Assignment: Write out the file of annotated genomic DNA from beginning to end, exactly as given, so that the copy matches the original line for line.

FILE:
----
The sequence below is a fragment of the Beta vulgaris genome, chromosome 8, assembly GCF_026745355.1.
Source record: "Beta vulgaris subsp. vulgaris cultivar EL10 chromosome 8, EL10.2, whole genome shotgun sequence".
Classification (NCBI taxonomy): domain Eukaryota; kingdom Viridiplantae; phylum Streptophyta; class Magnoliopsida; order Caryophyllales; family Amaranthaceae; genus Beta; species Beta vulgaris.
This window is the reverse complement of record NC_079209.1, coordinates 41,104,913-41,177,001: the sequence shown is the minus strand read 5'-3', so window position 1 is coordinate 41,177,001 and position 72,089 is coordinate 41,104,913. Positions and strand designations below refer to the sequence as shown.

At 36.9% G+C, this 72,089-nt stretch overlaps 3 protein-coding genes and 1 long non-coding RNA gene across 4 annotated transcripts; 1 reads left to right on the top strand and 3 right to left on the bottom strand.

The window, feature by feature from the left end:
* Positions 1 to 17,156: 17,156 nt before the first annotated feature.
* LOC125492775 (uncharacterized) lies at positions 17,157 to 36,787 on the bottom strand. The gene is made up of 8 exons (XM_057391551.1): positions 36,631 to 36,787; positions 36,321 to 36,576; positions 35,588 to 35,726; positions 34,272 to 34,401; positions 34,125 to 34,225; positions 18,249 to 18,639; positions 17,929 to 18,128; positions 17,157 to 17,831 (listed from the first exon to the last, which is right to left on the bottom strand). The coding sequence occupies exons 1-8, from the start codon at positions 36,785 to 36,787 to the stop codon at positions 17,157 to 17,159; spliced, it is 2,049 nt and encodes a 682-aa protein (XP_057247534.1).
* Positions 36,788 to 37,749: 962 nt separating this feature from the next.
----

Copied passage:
The sequence below is a fragment of the Beta vulgaris genome, chromosome 8, assembly GCF_026745355.1.
Source record: "Beta vulgaris subsp. vulgaris cultivar EL10 chromosome 8, EL10.2, whole genome shotgun sequence".
Classification (NCBI taxonomy): domain Eukaryota; kingdom Viridiplantae; phylum Streptophyta; class Magnoliopsida; order Caryophyllales; family Amaranthaceae; genus Beta; species Beta vulgaris.
This window is the reverse complement of record NC_079209.1, coordinates 41,104,913-41,177,001: the sequence shown is the minus strand read 5'-3', so window position 1 is coordinate 41,177,001 and position 72,089 is coordinate 41,104,913. Positions and strand designations below refer to the sequence as shown.

At 36.9% G+C, this 72,089-nt stretch overlaps 3 protein-coding genes and 1 long non-coding RNA gene across 4 annotated transcripts; 1 reads left to right on the top strand and 3 right to left on the bottom strand.

The window, feature by feature from the left end:
* Positions 1 to 17,156: 17,156 nt before the first annotated feature.
* LOC125492775 (uncharacterized) lies at positions 17,157 to 36,787 on the bottom strand. The gene is made up of 8 exons (XM_057391551.1): positions 36,631 to 36,787; positions 36,321 to 36,576; positions 35,588 to 35,726; positions 34,272 to 34,401; positions 34,125 to 34,225; positions 18,249 to 18,639; positions 17,929 to 18,128; positions 17,157 to 17,831 (listed from the first exon to the last, which is right to left on the bottom strand). The coding sequence occupies exons 1-8, from the start codon at positions 36,785 to 36,787 to the stop codon at positions 17,157 to 17,159; spliced, it is 2,049 nt and encodes a 682-aa protein (XP_057247534.1).
* Positions 36,788 to 37,749: 962 nt separating this feature from the next.